Tag Archives: cardiac arrest

Health Risks to Young Athletes

By Kim Smiley

Deaths and serious injuries of young athletes make headlines every year.  So how do we ensure that participation in sports is as safe as possible?  The first step is to determine what is causing the deaths and understanding the factors involved.

The serious health risks to young athletes can be analyzed by building a Cause Map, an intuitive format for performing a root cause analysis.  A Cause Map visually lays out all the causes that contribute to an issue to show the cause-and-effect relationships to help illustrate the problem.  According to experts, some of the serious health threats to young athletes are sudden cardiac arrest, heat stroke and concussions.

The potential for concussions, especially in the more physical contact sports, has been getting a lot of attention in the media lately, but the most common cause of death of young athletes is sudden cardiac arrest.  Most cases of sudden cardiac arrest are caused by pre-existing heart conditions and the heart breaking part is that most of these are detectable and treatable.   Most of the heart conditions that cause sudden, unexpected death have few symptoms and can’t be found by a typical sports physical done in the US.  About two-thirds of the dangerous heart defects could be found by an electrocardiogram or EKG test, but these are not routinely done in the US.  The main factor preventing EKGs is the cost, which is not always covered by insurance.  Sudden cardiac arrest is also a risk that many people don’t know a lot about.

Concussions are also a risk for athletes of any age.  Concussions can have long term health consequences and occur when brain cells are damaged.  Concussions are mainly caused by impact to the head, but can also be caused by sudden jolts to the body that cause the brain to hit the inside of the skull.  Impacts during contact sports are a well-known cause of concussions, but typical sports activities like heading a soccer ball can also cause concussions.  Wearing the appropriate safety gear can help prevent concussions.  The rules of some sports also limit the more dangerous plays like helmet to helmet tackles in football.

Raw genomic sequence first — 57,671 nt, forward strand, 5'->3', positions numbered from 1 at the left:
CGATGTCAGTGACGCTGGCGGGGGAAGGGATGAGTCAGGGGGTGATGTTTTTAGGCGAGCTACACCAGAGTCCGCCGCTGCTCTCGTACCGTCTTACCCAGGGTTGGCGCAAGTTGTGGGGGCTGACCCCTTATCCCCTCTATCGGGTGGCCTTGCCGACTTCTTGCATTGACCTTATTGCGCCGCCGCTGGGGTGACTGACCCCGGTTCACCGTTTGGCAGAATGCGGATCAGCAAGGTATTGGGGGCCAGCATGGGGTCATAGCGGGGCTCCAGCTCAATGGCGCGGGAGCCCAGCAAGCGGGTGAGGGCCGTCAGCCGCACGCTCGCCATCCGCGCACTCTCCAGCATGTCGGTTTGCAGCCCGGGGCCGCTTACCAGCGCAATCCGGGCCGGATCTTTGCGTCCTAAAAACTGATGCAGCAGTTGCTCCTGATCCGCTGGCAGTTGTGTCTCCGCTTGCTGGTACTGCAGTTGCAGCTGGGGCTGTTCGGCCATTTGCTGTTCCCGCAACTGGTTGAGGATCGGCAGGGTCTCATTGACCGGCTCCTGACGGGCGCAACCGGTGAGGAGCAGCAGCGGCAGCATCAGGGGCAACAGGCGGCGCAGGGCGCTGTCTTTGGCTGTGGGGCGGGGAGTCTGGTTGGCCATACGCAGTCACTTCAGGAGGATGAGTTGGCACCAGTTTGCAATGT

Another significant risk to young athletes is heat stroke.  Heat stroke is usually preventable, but is still a significant risk and can cause death in extreme causes.  Heat stroke occurs when the internal temperature of the body rises above safe levels.  Young athletes are susceptible to heat stroke because many sports practice outside in hot weather. The typical modern, air conditioned life style increases the risk of heat stroke because athletes are generally less acclimated to the heat at the start of the season.  Athletes are most likely to suffer from heat stroke during the first few days of practice in hot temperatures. Gradually increasing workouts in warm temperatures to allow athletes to acclimate to the weather has been very effective at preventing heat stroke. For example, heat stroke rates dramatically decreased after the NCAA limited practice to three hours once a day for the first five days.

How quickly treatment is administered can also dramatically change the outcomes if an athlete is injured.  Quick action by trained personnel with the appropriate equipment can save lives.  According to a recent New Times Times article, only about 40 percent of high schools in the United States have a certified athletic trainer on staff and only about 70 percent have an automatic external defibrillator (AED).  AEDs are important because they can improve the chance for survival after sudden cardiac arrest by 60 percent or more.

So what is the best way to keep our young athletes safe?  This is a matter of lively debate.  Some people believe that the right answer is to require EKGs during pre-participation physicals, but the cost of performing EKGs on the 7.7 million high school athletes in the US is not trivial.  There is also the issue that EKGs, like most diagnostic tests, are not perfect and produce some false positives that would require more testing that raises costs.  Some believe the money could be better spent by hiring more trainers and buying more AEDs.  The answers aren’t simple, but the better we understand the problem the more informed the decisions will be.